Celebrations as Chile votes to rewrite Pinochet’s constitution
Chileans poured into the country’s main seats Sunday night after voters gave a ringing endorsement to a plan to tear down the country’s Pinochet-era constitution in favor of a new charter drafted by citizens.
In Santiago’s Plaza Italia, which focused on the massive and often violent social protests last year that sparked demand for a new magna carta, fireworks rose over a crowd of tens of thousands of cheering people singing together as the word “rebirth” was beamed. on a tower above.
With more than three-quarters of the votes counted, 78.12% of voters had chosen a new charter. Many have expressed hope that a new text will temper an unabashed capitalist ethic with guarantees of more equal rights to health care, pensions and education.
“This triumph belongs to the people, it is thanks to everyone’s efforts that we are in this moment of celebration,” Daniel, 37, told Reuters in Santiago’s Plaza Nunoa. “What makes me happiest is the participation of the young people, the young people want to make changes.”
Chilean President Sebastian Pinera said that if the country had been divided by the protests and the debate over whether to approve or reject plans for a new charter, they should from now on unite behind a new text that provided “a home for all”. .
The center-right leader, whose popularity ratings fell to record lengths during the unrest and has been in difficulty, spoke to those who wanted to keep the current constitution credited with making Chile one of Latin America’s economic success stories.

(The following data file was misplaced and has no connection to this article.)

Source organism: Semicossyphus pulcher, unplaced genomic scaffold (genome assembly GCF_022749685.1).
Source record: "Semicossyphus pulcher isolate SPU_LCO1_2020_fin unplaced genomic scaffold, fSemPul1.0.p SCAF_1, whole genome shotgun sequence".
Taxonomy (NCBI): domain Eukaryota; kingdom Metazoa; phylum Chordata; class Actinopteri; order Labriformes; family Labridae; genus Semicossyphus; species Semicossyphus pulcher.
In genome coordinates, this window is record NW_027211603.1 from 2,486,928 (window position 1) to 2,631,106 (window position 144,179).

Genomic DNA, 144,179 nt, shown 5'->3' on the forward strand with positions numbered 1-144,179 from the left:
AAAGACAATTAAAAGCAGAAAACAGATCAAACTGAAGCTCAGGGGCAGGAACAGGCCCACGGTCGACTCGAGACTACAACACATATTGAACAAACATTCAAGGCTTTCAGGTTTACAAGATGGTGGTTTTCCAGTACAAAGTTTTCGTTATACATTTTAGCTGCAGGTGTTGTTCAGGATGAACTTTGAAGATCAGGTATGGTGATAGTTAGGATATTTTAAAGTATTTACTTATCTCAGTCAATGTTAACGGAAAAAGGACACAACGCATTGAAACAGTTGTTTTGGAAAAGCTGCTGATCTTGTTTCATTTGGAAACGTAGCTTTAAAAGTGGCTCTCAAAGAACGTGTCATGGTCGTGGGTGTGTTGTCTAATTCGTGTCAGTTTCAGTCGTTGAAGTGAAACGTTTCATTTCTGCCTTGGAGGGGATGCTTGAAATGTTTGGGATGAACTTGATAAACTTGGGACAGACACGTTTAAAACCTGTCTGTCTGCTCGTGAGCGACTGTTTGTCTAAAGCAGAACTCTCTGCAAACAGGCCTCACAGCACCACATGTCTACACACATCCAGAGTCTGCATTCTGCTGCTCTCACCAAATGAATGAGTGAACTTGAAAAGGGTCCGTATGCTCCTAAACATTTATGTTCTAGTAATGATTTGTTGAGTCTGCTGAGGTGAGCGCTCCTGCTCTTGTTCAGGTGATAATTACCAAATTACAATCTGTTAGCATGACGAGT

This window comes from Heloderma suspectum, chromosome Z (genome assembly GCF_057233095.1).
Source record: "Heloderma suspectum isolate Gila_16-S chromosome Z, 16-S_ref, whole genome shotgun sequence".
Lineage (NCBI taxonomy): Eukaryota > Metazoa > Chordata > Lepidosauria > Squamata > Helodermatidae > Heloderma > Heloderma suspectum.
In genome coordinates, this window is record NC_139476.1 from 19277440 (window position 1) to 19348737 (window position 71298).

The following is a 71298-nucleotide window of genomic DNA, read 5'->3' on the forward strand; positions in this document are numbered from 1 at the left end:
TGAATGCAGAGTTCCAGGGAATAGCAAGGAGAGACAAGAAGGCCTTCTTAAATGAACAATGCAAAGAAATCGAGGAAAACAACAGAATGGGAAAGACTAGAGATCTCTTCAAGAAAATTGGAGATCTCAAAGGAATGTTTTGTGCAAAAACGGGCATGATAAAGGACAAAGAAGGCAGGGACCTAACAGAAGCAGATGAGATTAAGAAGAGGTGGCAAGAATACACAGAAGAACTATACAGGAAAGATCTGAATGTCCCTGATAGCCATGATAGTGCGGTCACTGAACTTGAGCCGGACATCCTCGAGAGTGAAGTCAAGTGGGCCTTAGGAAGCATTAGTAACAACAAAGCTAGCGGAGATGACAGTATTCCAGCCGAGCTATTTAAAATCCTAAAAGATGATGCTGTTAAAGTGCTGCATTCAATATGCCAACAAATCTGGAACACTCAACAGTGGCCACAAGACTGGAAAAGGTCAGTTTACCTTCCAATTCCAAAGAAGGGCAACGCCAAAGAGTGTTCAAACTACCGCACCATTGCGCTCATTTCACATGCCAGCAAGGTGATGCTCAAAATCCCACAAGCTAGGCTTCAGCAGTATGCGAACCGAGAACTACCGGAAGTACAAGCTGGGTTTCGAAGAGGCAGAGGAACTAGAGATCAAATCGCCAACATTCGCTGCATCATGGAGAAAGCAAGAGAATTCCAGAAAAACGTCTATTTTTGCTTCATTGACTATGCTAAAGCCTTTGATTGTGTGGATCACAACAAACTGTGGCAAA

Any new draft must incorporate “the legacy of past generations, the will of the present generation and the hope of the next generation,” he said.
He nodded in fear that the high expectations set in a new charter could not be met, saying: “This referendum is not the end, it is the start of a path we must take towards a new constitution.”
As voices were spoken on live television around the country, spontaneous parties erupted on street corners and in squares around the country. Drivers tapped car horns, some as party voices danced on their roofs, and others knocked pots and pans. The flag for the country’s native Mapuche people, who will seek greater recognition in the new charter, was ubiquitous.
Four-fifths of voters said they wanted the new charter drafted by a specially elected body of citizens – consisting of half women and half men – over a mixed convention of lawmakers and citizens highlighting general mistrust in Chile’s political class.
Members of a 155-seat constitutional convention will be voted on by April 2021 and have up to one year to adopt a draft text with proposals approved by a two-thirds majority.
Issues likely to be at the forefront include the recognition of Chile’s indigenous Mapuche population, collective bargaining powers, water and land rights, and privatized health care, education, and pension systems.
Chileans then vote again on whether to accept the text or wish to return to the previous constitution.
The National Mining Society (Sonami), which groups companies in the sector into the world’s largest copper producer, said they hoped for “broad agreement on the principles and norms” that determine the sector’s coexistence with Chilean citizens and that the regulatory security that has allowed the sector to flourish would continue.